7. Rasperini G, Pellefrini G, Cortella A et al. The safety and acceptability of an electric toothbrush on peri-implant mucosa in patients with oral implants in aesthetic areas: a prospective cohort study. Eur J Oral Implantol 2008;1(3):221-228.
  8. Lee J, Lim JH, Lee J et al. Efficacy of sonic-powered toothbrushes for plaque removal in patients with peri-implant mucositis. J Periodontol Impl Sci 2015;45:56-61.
  9. Swierkot K, Brusius M, Leismann D et al. Manual versus sonic-powered toothbrushing for plaque reduction in patients with dental implants: an explanatory randomized controlled trial. Eur J Oral Implantol 2013;6(2):133-144.
  10. Wolff L, Kim A, Nunn M, Bakdash B, Hinrichs J. Effectiveness of a sonic toothbrush in maintenance of dental implants. A prospective study. J Clin Periodontol 1998;25(10):821-828.
  11. Van Velzen FJJ, Lang NP, Schulten EAJM, Ten Bruggenkate CM. Dental foss as a possible risk for the development of peri-implant disease: an observational study of 10 cases. Clin Oral Impl Res 2015;00:1-5.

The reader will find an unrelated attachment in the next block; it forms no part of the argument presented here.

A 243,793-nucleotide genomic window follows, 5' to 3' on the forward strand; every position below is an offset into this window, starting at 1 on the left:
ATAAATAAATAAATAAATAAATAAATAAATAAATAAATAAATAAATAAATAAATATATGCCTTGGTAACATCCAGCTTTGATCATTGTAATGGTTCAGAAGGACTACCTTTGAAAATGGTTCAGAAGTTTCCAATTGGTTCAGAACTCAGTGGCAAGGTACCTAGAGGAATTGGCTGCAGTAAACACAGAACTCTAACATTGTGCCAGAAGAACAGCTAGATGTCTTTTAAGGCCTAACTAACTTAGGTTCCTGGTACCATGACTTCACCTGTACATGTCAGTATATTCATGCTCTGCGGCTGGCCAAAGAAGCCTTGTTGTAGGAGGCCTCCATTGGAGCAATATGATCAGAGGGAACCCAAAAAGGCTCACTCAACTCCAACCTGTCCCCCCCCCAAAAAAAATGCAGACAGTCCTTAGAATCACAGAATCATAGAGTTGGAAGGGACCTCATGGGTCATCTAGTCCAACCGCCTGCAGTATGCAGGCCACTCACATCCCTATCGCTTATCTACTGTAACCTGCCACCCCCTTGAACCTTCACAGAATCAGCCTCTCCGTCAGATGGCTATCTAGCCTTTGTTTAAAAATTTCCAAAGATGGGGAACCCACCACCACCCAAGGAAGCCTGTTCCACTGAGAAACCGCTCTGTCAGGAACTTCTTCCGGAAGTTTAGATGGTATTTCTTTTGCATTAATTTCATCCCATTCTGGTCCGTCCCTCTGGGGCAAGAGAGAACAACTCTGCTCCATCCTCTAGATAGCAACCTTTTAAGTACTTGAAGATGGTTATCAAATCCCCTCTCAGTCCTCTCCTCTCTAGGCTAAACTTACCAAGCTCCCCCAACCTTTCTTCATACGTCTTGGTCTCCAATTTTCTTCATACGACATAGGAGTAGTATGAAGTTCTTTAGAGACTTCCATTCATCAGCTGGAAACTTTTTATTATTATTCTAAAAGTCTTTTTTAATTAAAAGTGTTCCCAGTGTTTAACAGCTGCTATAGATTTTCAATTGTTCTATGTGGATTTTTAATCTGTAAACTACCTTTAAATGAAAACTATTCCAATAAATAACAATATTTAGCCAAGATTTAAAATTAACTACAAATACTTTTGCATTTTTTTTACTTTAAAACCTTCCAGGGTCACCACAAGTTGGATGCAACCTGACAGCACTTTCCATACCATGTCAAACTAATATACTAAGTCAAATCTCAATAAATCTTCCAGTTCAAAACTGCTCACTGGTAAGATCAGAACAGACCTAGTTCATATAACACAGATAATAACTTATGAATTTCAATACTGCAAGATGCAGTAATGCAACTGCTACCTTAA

12. Montevecchi M, De Blasi V, Checchi L. Is implant flossing a risk-free procedure? A case report with a 6-year follow-up. Int J Oral Maxillofac Impl 2016;31:e790-e83.
  13. Magnuson  B, Harsono M, Stark PC, Lyle D, Kugel G, Perry R.  Comparison of the effect of two interdental cleaning devices around implants on the reduction of bleeding: A 30-day randomized clinical trial. Compend of Contin Ed in Dent 2013; 34(Special Issue 8):2-7.
  14. Bunk D, Eisenburger M, Häckl S, Eberhard J, Stiesch M, Grischke J. The effect of adjuvant oral irrigation on self-administered oral care in the management of peri-implant mucositis: a randomized controlled clinical trial. Clin Oral Impl Res 2020;00:1-13. DOI: 10.1111/clr.13638.
  15. Chongcharoen N, Lulic M, Lang NP. Effectiveness of different interdental brushes on cleaning the interproximal surfaces of teeth and implants: a randomized controlled, double-blind cross-over study.  Clin Oral Impl Res 2011;23:635-640.